This savory Sweet Potato Soup with a fresh Walnut Pesto Recipe is the perfect cozy comfort food for the colder months.
There’s a change in the air – tis the season for warm, comforting soups and stews! And boy howdy am I glad. It’s been dang hot around here – hot as a snake’s arse on a hayride, if you ask me. So I’m certainly welcoming the cool breeze and teasing change of color in the leaves with open arms.
This recipe for Sweet Potato Soup with Walnut Pesto has been floating around my desk for nearly a year since a friend who had pulled it from a magazine passed it on to me. Not sure what publication it’s from. I think it’s Cooking Light. They always have yummy stuff, don’t they? I’ve adapted it because I like to break the rules, but it’s fairly close to the original. The difference is their pesto called for parsley, but since I have a bumper crop of fresh basil right now, I chose a traditional basil pesto base.
This soup is most satisfying. The perfect ending to a crisp fall day. No fancy ingredients with this one. And no fancy procedures. Some simple chopping is all. Chop leeks, sweet potatoes, and kale (or swiss chard). Or not, if you don’t like the leafy green stuff. But it’s good for you folks. Give it a try.
The soup comes together very easily. Basically, after sautéeing the leeks in some olive oil (Is there a better aroma people? I think not.), throw all the chopped ingredients in the pot, along with some broth, water, beans, salt and pepper. The full preparation instructions for the soup are below.
And while the soup is simple and tasty on it’s own, the pesto adds that certain je ne sais quois to round out the flavor. Plus, I love pesto.
And pesto is so easy to make. Here, let me show you…
By the way, the pesto can be made ahead and refrigerated, but it’s simple enough to put together while the soup is simmering. When making pesto, there’s no right or wrong order of chopping (as far as I know), but I always begin with the garlic and nuts, to make sure they’re finely processed to avoid any large bits. Follow the garlic and nuts with the sage, basil, salt, and cheese, adding the oil a little at a time when needed. Be sure to scrape the bowl of the food processor down a few times as you go. And that’s it.
Note: This pesto calls for omega-3 fatty acid packed walnut oil, but olive oil can be substituted just as easily.
Pesto is simple eats y’all. And scrumptious. Any pesto leftover would be fantabulous on bruschetta or some simple toast. It would. I promise. I wouldn’t like to you.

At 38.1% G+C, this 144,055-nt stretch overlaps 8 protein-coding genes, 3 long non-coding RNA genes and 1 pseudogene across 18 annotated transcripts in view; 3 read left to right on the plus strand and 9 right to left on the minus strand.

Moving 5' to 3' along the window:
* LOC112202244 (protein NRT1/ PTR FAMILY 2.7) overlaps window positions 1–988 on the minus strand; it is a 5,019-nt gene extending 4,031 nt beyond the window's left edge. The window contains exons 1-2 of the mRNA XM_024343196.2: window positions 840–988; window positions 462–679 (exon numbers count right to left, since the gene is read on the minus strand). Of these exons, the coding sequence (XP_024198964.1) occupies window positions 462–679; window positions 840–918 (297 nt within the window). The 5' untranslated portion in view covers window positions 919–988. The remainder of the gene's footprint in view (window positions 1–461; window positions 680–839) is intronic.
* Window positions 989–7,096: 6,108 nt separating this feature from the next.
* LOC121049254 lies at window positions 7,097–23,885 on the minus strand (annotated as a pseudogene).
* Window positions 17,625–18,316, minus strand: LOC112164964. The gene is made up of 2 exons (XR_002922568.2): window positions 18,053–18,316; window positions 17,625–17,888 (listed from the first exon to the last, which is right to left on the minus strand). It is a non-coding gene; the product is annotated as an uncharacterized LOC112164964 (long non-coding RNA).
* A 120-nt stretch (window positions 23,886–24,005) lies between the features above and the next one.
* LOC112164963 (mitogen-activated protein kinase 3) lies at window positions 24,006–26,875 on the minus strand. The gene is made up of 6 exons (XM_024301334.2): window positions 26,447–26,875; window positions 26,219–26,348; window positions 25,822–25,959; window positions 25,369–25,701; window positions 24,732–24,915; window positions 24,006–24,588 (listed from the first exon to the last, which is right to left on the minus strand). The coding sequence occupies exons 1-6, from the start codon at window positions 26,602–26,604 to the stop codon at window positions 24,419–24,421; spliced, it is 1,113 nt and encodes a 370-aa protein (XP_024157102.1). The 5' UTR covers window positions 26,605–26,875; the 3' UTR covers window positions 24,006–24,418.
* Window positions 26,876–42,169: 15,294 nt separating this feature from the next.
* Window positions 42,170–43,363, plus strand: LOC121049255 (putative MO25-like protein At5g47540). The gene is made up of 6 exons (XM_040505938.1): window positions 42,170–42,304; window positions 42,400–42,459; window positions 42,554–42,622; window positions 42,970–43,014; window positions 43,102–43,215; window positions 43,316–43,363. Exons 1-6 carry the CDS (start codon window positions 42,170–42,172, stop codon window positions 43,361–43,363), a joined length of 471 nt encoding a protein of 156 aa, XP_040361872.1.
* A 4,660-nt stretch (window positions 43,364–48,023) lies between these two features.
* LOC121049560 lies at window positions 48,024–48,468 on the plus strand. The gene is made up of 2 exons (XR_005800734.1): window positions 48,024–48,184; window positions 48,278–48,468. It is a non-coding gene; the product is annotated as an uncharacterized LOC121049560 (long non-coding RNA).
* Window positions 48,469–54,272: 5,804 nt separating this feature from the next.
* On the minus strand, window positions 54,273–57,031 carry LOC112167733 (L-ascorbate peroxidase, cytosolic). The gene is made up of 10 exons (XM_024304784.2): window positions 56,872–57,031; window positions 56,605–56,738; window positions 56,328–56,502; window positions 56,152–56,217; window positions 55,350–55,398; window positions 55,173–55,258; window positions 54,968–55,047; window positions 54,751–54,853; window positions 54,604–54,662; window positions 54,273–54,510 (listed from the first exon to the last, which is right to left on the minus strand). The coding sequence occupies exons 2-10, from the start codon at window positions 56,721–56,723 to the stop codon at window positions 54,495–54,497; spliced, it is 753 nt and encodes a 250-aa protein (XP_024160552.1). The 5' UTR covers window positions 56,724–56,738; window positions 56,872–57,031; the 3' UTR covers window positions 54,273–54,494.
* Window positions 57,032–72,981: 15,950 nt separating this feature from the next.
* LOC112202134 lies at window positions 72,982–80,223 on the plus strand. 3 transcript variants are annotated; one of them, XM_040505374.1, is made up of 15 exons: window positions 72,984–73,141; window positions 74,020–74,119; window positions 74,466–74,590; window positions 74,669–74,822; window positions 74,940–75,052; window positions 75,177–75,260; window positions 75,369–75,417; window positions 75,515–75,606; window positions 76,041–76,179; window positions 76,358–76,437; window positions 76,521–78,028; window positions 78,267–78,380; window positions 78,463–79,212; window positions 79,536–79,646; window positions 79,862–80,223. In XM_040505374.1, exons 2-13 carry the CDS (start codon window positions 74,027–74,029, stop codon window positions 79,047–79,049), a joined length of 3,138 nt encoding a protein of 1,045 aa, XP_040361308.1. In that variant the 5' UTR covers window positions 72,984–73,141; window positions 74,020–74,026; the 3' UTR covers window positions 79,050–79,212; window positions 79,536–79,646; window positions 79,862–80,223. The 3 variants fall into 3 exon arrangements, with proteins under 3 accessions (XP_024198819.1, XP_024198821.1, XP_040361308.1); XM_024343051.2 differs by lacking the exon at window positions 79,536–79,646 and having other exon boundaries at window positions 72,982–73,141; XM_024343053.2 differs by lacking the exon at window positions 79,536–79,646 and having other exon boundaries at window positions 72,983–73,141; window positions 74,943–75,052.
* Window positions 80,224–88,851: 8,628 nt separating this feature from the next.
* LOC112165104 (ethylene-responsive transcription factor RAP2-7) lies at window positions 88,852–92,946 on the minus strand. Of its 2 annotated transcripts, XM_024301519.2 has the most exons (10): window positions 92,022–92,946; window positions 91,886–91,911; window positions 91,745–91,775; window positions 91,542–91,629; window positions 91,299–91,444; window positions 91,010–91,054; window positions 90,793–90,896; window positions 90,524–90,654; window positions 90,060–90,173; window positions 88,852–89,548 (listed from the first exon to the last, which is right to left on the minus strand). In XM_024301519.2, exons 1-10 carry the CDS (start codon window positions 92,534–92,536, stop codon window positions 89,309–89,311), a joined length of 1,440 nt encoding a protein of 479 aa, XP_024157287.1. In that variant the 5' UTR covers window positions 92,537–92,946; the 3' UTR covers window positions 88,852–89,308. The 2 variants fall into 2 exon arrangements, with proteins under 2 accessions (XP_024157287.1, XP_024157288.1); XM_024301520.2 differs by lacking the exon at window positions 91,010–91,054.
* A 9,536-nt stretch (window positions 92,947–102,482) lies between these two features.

Serve this Sweet Potato Soup warm and topped with a big spoonful of the pesto. Enjoy!
What’s your favorite soup, chowder or stew to cozy up to this time of the year?
- 2-3 tablespoons olive oil
- 2 medium sized leeks (2 cups chopped)
- 28 oz. (or thereabouts) chicken broth
- 1 cup water
- 2-3 small-medium sweet potatoes (2½ cups cubed)
- 1 bunch of kale, or swiss chard (4 cups chopped)
- ⅛ teaspoon salt
- ¼ teaspoon ground pepper
- 2 – 15.5 oz. cans cannellini, or great northern beans (not drained)
- juice of 1 lemon
- 2 cloves of garlic, peeled
- ⅓ cup walnuts, chopped
- 12, or so fresh small-medium sage leaves
- 2 cups fresh basil leaves, lightly packed
- 4 tablespoons walnut oil (olive oil may be substituted)
- ¾ cup Asiago cheese, grated/shredded
- Begin by slicing the leeks and sautéing them in olive oil in stock pot until tender.
- Add the chicken broth and water, and bring to a simmer.
- Chop the sweet potato in about ½-1? cubes, then add to the pot, along with the beans (and bean juice – don’t drain), salt and pepper. Cook an additional 10 minutes or so, until the potatoes are just tender, but not mushy.
- Rough chop the kale and toss it in. Cook for about 3 minutes or until wilted.
- Turn off heat and squeeze in the juice from one lemon.
- Begin by chopping the garlic and nuts in a food processor.* Make sure they’re finely processed.
- Follow the garlic and nuts with the sage, basil, and salt, adding oil a little at a time when needed.
- Add the cheese and blend well.
- *Remember to scrape down the sides of the food processor bowl after each ingredient addition.